Investigating a plaintiff’s prior suits may reveal contrary positions barring a claim through judicial estoppel.
Actions outside the scope of an invitation by an invitee could change his/her legal status for purposes of premises liability.
Applying "open and obvious" doctrine just got tougher following recent appellate court ruling that a snow covered parking lot may represent a 'special aspect.'
Invitees can become a trespassers when they venture into an area they are not authorized or expected to be.
A recent ruling from the Michigan Court of Appeals may adversely affect knowledgeable property owners with regard to constructive notice.
- Premises Liability
- Retail Liability
- Professional Liability
- Residential Liability
- Litigation Discovery
- Commercial Real Estate
- General Liability
- Civil Litigation
- Open & Obvious Doctrine
- Snow & Ice Claims
- Open & Obvious
- Motor Vehicle Liability
- Liquor Liability
- Independent Medical Examinations (IME)
- Risk Management
- Contractor Liability
- Property Liability
- Business Risk Management
- Alternative Dispute Resolution (ADR)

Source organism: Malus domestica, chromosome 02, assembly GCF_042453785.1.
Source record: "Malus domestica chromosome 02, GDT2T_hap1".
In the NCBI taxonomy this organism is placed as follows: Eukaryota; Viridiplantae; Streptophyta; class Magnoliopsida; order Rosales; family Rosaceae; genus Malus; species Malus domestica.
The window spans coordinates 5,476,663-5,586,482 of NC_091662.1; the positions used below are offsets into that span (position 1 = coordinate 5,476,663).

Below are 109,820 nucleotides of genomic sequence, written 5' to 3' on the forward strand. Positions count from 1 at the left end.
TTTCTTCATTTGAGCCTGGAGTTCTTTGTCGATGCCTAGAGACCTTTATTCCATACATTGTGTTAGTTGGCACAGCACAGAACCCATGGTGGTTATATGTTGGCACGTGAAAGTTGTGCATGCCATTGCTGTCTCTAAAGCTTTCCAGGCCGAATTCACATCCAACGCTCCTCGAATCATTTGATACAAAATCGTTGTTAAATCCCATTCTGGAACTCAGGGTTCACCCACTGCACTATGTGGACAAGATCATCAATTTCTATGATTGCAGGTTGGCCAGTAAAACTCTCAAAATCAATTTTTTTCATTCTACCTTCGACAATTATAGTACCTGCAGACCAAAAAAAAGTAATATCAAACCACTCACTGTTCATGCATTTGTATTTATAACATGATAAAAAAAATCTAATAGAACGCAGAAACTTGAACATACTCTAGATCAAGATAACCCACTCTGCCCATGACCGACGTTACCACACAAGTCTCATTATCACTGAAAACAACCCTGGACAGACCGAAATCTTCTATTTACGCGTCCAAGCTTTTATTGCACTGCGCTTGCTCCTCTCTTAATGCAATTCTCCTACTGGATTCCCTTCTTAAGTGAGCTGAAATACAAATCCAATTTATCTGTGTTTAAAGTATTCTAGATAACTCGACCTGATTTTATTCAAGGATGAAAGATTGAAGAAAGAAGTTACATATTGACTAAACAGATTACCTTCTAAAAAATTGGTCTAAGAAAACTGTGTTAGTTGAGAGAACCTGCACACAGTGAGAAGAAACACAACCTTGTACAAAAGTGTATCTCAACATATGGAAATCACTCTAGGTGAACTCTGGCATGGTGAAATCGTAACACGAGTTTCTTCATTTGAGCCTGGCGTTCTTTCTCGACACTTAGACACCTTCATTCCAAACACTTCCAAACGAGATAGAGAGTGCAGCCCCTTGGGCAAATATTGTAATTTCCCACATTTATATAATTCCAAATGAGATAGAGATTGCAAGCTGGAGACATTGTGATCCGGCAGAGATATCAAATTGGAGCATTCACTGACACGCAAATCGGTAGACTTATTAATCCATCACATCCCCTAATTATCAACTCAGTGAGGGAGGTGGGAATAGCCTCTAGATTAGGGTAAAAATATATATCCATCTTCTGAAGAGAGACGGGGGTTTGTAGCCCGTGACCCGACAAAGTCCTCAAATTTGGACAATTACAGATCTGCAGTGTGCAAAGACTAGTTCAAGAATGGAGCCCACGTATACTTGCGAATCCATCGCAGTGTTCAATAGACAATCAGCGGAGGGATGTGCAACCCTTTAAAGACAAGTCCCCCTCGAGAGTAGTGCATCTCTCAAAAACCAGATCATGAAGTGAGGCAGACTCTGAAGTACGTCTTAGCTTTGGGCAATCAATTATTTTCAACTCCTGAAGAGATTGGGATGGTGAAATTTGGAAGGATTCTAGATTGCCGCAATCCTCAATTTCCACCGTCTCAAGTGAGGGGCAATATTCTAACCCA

- Commercial Liability
- Auto Liability
- Judicial Estoppel
- No Fault Liability
- Trucking Liability
- Wrongful Death
- Real Estate
- FDA Regulations
- Food Law
- Foodservice & Hospitality
- Regulatory Law
- Constructive Notice
- Governmental Immunity
- Appellate Court Reverses Dismissal of Lawsuit Against Insurance Agent
- Indiana Supreme Court Rules Store Managers Cannot be Held Negligent for Accidents in Which They Played no Part
- Open and Obvious Doctrine Remains Alive, but for How Long?
- Court Ruling Bans Cameras, Allows Observers for Independent Medical Exams
- Appellate Court ‘Loans’ Temporary Possessory Rights to Contractor, Allowing it to Assert Premises Liability Defenses
- Appellate Court Holds Sporting Event Rules Violations Not Necessarily Reckless Misconduct
- Warehouse Clubs Should Consider Arbitration for Member Disputes
- Truck Driver’s Bodily Injury Claim Barred by his Bankruptcy Case
- Intoxication Bars College Student’s Estate from Wrongful Death Action
- New Supreme Court Discovery Rule Places Emphasis on Proportionality Over Relevance